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Starting out as a physics major: what's this attitude?

  1. Mar 7, 2008 #1
    I'm currently a sophomore in physics, and i'm pretty happy with my choice of major. Part of the reason I liked it was that it seemed like everyone chose it because they genuinely liked physics. I have other reasons too, I can easily see myself doing research later on, but this isn't my point. My issue is with other students' attitudes towards me. When i've talked to junior and senior physics majors, and I said i'm majoring in physics, the most frequent response i've gotten has been something along the lines of "oh, how sure are you?." I know that sophomore year is considered the first hard one, and a lot of people do drop out of the major sometime then, but why would that be the first thing to assume? I've gotten a lot more responses like "for how much longer?" than anything positive. How can anyone feel that they can assume that I can't cut it as a physics major? Does anyone else get questions like this, or do I just come off as a ditz? And why would you even ask this, if you like your major, why don't you want other people to do it also?
  2. jcsd
  3. Mar 7, 2008 #2
    If you have to ask if you're a bit of a ditz, then you're at least a bit of a ditz.

    Don't know about your university, but the level of difficulty in ours between freshman physics for general consumption and the sophomore physics classes targeted for the most part at physics majors is ridiculously large. It will kick your ass if you aren't careful.
  4. Mar 7, 2008 #3
    Here you don't really count as a physics major until you get past 2nd year. First year is a breeze, but second is when it gets hard. After that, 3rd year is actually easier, even though you are taking E&M and QM.

    So I wouldn't say it's you per se that is causing those reactions, it's the curriculum that makes it that way. 1st year makes you think it will be fun, and 2nd year gives you a wake-up call to what it really is like. If you're in 3rd year, then you know that you really like it.
  5. Mar 7, 2008 #4
    Depends on the school and program too, EM and QM we start both those in second year. I definitely found a big jump from 1st to 2nd, and its at fault being naturally pretty smart as you never develop any study skills, and that can kill you when you are unprepared. I agree though it gets easier once you have the new mindset and study/learning skills and third was easier than second and fourth easier than third, in my opinion.
  6. Mar 7, 2008 #5
    Oh no, I wasn't talking about study skills. 2nd year physics is taught by a professor who is HELL. He's a great guy, but a HARD teacher. Lots of material, really fast, and most people aren't used to it.

    So if you pass his classes, the years afterwards are a breeze, since they aren't as fast-paced, but more importantly, you see the same things again. 2nd year is Mathematical Physics, so in 3rd year when you do QM and E&M, you apply most of what you learned to it, so you are reviewing it, instead of learning it the first time, which makes learning the actual physics easier.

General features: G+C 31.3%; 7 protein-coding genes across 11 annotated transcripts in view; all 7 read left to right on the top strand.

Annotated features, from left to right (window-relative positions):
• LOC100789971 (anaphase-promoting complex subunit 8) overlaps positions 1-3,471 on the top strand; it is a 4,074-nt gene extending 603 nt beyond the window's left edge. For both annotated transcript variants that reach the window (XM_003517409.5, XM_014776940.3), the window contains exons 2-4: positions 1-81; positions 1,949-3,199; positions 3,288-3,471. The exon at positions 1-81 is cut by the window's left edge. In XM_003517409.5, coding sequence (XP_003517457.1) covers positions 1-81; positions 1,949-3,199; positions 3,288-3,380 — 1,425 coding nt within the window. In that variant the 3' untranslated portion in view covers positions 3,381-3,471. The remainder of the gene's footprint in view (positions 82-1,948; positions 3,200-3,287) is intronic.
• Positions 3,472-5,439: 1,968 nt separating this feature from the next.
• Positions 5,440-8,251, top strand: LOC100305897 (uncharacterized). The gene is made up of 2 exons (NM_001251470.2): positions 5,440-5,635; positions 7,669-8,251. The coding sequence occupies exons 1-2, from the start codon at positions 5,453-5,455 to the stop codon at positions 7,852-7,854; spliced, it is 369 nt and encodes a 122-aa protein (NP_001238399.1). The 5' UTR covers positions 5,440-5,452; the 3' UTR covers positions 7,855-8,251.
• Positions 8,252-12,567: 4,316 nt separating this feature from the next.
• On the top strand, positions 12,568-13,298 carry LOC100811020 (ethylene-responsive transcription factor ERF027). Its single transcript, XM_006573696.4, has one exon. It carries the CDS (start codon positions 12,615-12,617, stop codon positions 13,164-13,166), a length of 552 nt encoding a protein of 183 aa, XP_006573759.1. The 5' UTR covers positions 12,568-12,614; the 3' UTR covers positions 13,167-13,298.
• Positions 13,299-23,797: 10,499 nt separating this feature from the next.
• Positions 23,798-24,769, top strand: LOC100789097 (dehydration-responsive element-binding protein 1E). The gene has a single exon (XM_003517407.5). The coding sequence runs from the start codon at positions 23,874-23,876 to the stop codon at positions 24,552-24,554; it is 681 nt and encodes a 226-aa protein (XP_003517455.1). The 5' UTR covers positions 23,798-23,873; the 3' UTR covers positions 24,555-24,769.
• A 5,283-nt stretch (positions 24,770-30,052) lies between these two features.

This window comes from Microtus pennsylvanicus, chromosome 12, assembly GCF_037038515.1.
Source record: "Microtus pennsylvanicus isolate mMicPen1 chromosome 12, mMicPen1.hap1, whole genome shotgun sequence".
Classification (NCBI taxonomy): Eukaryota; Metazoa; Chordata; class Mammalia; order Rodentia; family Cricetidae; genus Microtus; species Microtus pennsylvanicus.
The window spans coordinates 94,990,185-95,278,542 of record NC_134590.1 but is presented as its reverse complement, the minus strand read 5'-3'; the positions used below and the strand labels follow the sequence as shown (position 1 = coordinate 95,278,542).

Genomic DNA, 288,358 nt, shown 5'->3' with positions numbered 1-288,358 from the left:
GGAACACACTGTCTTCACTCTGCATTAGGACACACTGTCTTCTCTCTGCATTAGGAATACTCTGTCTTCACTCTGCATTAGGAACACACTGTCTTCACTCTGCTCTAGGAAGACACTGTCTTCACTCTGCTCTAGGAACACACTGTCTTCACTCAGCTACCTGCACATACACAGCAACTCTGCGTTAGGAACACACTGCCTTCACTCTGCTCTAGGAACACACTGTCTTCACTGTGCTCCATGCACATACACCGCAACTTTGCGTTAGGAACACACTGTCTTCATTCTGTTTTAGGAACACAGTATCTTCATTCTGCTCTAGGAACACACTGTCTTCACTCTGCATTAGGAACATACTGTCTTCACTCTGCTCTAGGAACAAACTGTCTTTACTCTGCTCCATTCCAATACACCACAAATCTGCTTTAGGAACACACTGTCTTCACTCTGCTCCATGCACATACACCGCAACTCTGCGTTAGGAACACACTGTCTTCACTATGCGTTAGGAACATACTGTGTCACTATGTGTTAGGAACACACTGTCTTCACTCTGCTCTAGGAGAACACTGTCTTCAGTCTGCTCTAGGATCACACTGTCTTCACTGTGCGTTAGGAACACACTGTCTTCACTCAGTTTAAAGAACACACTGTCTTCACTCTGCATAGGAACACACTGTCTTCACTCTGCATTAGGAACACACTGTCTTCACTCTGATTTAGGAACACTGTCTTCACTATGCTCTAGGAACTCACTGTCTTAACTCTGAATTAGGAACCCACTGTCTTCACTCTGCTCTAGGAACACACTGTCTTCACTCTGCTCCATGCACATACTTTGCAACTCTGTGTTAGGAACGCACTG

It's definitely not a walk in the park, but by then you've already had a few hard classes, so you are more prepared.
  7. Mar 7, 2008 #6
    lol, Ellis...

    Seriously, not enough undergrad physics programs have *any* attempt at a mathematical physics series to give you the basis you need for the rest of what they want to teach you. But few of the attempts at one are really as "polished" yet as they really could be, so it often ends up being more of a weed-out class than good preparation.
  8. Mar 7, 2008 #7
    Ellis is great, it's the series that still needs tweaking. The consensus among most of the students (and a few of the faculty) I've talked to is that the two-quarter sequence needs to be spread into a three quarter sequence, and probably have a tutorial session tacked on (not counting the 3rd quarter classical mechanics course - which is already underway to be disassociated and relabeled an upper-division class).

    One of the better things about the department is that they seem to be constantly looking to improve the program. I think a few others are that they're changing the text used for the 100-level series, and changing the two quarter QM sequence to a three quarter sequence with an additional intro lead-in course. The people dropping out because of of 227/228 are not really a desired effect...
  9. Mar 8, 2008 #8
    Sorry, I thought my browser wacked out and accidentally made another post. Ignore my second post, please, it's essentially the same thing.

    So... who are you, again? I mean, have we met in real life or did you graduate or what?

    Anyway, the way I heard it, Ellis has been trying to get the class to be 4 credits so there could be a TA section for ages now, but the department doesn't want to hear it. He's also the one who moved the Classical Mechanics class from a 400 level course to a 200 level course. Without adjusting the difficulty... :frown: It sucked being the guinea pig class...

    The department is getting a real overhaul. The year after my class is taking different Modern Physics, different Thermal, different QM, etc. All the material moved around and more stuff added in. Also added in a Particle Physics class, which I think Ellis fought for a lot, him being a particle theorist and all.
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